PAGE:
Are you planning on hiring a new team member?
To speed up and make the recruitment process as efficient as possible, it is best to take the time to create an effective job description that covers everything from the start.
What is a job description?
A job description includes all the necessary information about the role. This will include a break-down of responsibilities and requirements. It should also include extra information about your company, for example your mission, values and benefits.
This is what will be used by yourself, and/or a recruitment agency if you choose to work with one, so it needs to be as accurate, detailed and specific as possible.
It’s a competitive job market out there, even more so post-pandemic, so the job description needs to capture everything required but also create a clear picture of the role so people know if it’s right for them.
When it comes to writing job descriptions, it’s super important that you do not recycle old ones, even if they are only a couple of years old. Job descriptions need to be up-to-date, they need to be fresh and be tailored to each new job opening.
Where to start?
So, there’s a job opening up in your team and you are looking for someone to fill it… Where do you start? Below we have addressed some key points that will help you to create and build your job description.
Our key points to think about when writing your job description:
- Choose a job title. Make sure this is specific and not generic, so it covers exactly what the role is.
- What type of role is it? Is it freelance, temporary or permanent?
- What is the seniority of the role? Who will they be reporting into?
- Where is this role based? Is it based on-site or remote, or a mix of both?
- What is the salary range for the role? If you need any additional guidance with this, please refer to Devonshire’s 2021 Salary Trends document for guidance on jobs in Presentation Graphics, Creative, Digital & UX, Content, Sales & Marketing, IT & Development and Business Support (if you would like a copy, please email email@example.com).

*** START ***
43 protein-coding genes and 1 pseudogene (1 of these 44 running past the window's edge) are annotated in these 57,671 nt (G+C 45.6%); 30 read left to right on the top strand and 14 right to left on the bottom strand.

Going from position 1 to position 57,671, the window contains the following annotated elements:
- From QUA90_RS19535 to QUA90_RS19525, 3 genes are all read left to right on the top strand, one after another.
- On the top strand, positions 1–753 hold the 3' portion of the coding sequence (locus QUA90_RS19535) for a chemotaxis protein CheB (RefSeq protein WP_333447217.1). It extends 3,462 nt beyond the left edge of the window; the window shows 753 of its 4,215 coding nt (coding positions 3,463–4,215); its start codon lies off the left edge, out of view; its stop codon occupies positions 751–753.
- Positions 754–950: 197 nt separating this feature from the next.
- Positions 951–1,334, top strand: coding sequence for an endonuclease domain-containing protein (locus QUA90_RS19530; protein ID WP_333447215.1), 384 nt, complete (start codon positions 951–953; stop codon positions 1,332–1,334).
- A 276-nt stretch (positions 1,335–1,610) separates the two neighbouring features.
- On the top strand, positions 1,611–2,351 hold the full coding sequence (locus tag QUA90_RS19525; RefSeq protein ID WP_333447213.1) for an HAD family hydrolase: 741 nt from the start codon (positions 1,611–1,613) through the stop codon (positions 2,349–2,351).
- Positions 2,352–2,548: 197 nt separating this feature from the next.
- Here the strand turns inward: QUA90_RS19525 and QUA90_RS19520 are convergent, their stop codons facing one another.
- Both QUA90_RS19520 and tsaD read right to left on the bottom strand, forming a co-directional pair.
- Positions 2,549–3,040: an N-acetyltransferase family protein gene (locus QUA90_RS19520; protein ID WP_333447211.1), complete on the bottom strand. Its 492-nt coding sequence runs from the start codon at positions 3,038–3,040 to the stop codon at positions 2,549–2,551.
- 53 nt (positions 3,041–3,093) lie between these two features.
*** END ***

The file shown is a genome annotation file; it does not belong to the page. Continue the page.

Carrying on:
- Think about all the job responsibilities that the role will involve, what are the main day-to-day duties? (Try pick out and highlight the main ones, then add any more in a section beneath).
- What are you looking for in your new employee? What essential technical/soft skills, qualifications and experience will they ideally need to carry out this role? Try and put these into categories, for example what must they have, and what are desired skills and requirements that could be developed later on (and don’t necessarily need to be included in the copy). You should also think about which ones can have equivalent options instead, for example equivalent work experience instead of university qualifications.
Try and round up all the essential information above into a job summary, about one to two paragraphs long which clearly states exactly what the role is, your expectations and how the new team member will fit into the business. This can form the introduction part of the job description. Following on from this, include the lists for both responsibilities and key skills and qualifications.
What other information should you include?
So, now you’ve covered the main basics about the role and what you are looking for, you need to spend some time to identify what you can offer your new employee.
What benefits will they receive as part of this role? Are there any additional perks? For example; is there any flexibility with working hours? Is there a possibility of remote/hybrid working? How many days holiday will they have? Does your team offer any incentives?
Once you’ve created a list of all of the key benefits, include them at the bottom of the description so it is clear what else the candidates should be aware of about the role. In addition, sum up your company too and add in this information to the job description. What is the company’s mission and what are the company’s values? This will help candidates to build a bigger picture of not only the job but what the company will be like to work at too.
Diversity & inclusion considerations
Here are some diversity and inclusion considerations to keep in mind when writing a job description:
Use gender-neutral language: Eg, use ‘you’ and ‘they’ for pronouns.
Make sure the content is accessible: Avoid literacy exclusion and make sure the copy is accessible and can be understood by people of all literacy levels, eg, keep the sentences and paragraphs short. In addition, avoid underlining and putting text in italics as this can make text look crowded.
Avoid industry jargon: Avoid using jargon and complex language in the copy so you can access a broader pool of applicants. Make sure the language isn’t too formal and instead welcoming, to avoid putting people off from reading it and applying to the role.
Stick to must-haves: Try and only use must-haves skills if you can and keep this list as succinct as possible.
You may find yourself adapting your job descriptions but the above tips may be a good starting point for you. If you would like to find out any more information on job descriptions or would like our team to help you with your next hire, please contact us on firstname.lastname@example.org.